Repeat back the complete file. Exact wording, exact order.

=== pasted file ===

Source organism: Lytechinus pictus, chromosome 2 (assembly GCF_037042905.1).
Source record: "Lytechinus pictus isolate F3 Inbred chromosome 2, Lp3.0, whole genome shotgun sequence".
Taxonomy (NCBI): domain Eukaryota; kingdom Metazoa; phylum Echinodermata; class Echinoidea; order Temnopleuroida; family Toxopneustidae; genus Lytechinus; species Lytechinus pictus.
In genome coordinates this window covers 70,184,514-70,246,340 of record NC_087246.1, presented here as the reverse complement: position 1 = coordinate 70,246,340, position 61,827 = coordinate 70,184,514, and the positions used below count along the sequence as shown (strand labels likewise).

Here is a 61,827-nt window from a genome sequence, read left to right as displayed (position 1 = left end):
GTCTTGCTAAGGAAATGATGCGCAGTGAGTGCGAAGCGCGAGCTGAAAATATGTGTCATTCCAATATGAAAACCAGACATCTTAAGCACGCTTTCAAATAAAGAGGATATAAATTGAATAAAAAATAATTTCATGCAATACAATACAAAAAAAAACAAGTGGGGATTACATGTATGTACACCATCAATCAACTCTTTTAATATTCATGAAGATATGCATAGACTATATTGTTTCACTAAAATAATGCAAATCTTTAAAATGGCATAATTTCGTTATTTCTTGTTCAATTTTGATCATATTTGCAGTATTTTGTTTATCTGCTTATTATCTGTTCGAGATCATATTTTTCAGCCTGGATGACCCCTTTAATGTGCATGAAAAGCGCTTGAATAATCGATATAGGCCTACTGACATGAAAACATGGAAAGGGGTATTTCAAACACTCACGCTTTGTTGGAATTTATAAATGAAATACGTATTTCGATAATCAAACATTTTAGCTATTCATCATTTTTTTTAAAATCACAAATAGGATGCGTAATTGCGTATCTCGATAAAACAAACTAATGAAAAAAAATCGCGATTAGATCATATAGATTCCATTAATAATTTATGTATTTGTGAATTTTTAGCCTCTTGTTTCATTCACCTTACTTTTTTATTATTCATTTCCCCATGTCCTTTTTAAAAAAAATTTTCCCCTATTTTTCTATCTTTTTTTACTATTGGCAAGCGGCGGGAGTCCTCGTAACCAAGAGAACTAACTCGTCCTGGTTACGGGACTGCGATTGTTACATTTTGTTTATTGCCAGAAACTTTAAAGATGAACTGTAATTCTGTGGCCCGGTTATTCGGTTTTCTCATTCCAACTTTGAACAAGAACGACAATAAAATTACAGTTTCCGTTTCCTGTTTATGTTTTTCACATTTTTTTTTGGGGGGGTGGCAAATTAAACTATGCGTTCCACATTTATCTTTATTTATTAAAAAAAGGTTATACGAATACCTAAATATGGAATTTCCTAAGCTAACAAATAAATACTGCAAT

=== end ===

Source organism: Lytechinus pictus, chromosome 2 (assembly GCF_037042905.1).
Source record: "Lytechinus pictus isolate F3 Inbred chromosome 2, Lp3.0, whole genome shotgun sequence".
Taxonomy (NCBI): domain Eukaryota; kingdom Metazoa; phylum Echinodermata; class Echinoidea; order Temnopleuroida; family Toxopneustidae; genus Lytechinus; species Lytechinus pictus.
In genome coordinates this window covers 70,184,514-70,246,340 of record NC_087246.1, presented here as the reverse complement: position 1 = coordinate 70,246,340, position 61,827 = coordinate 70,184,514, and the positions used below count along the sequence as shown (strand labels likewise).

Here is a 61,827-nt window from a genome sequence, read left to right as displayed (position 1 = left end):
GTCTTGCTAAGGAAATGATGCGCAGTGAGTGCGAAGCGCGAGCTGAAAATATGTGTCATTCCAATATGAAAACCAGACATCTTAAGCACGCTTTCAAATAAAGAGGATATAAATTGAATAAAAAATAATTTCATGCAATACAATACAAAAAAAAACAAGTGGGGATTACATGTATGTACACCATCAATCAACTCTTTTAATATTCATGAAGATATGCATAGACTATATTGTTTCACTAAAATAATGCAAATCTTTAAAATGGCATAATTTCGTTATTTCTTGTTCAATTTTGATCATATTTGCAGTATTTTGTTTATCTGCTTATTATCTGTTCGAGATCATATTTTTCAGCCTGGATGACCCCTTTAATGTGCATGAAAAGCGCTTGAATAATCGATATAGGCCTACTGACATGAAAACATGGAAAGGGGTATTTCAAACACTCACGCTTTGTTGGAATTTATAAATGAAATACGTATTTCGATAATCAAACATTTTAGCTATTCATCATTTTTTTTAAAATCACAAATAGGATGCGTAATTGCGTATCTCGATAAAACAAACTAATGAAAAAAAATCGCGATTAGATCATATAGATTCCATTAATAATTTATGTATTTGTGAATTTTTAGCCTCTTGTTTCATTCACCTTACTTTTTTATTATTCATTTCCCCATGTCCTTTTTAAAAAAAATTTTCCCCTATTTTTCTATCTTTTTTTACTATTGGCAAGCGGCGGGAGTCCTCGTAACCAAGAGAACTAACTCGTCCTGGTTACGGGACTGCGATTGTTACATTTTGTTTATTGCCAGAAACTTTAAAGATGAACTGTAATTCTGTGGCCCGGTTATTCGGTTTTCTCATTCCAACTTTGAACAAGAACGACAATAAAATTACAGTTTCCGTTTCCTGTTTATGTTTTTCACATTTTTTTTTGGGGGGGTGGCAAATTAAACTATGCGTTCCACATTTATCTTTATTTATTAAAAAAAGGTTATACGAATACCTAAATATGGAATTTCCTAAGCTAACAAATAAATACTGCAAT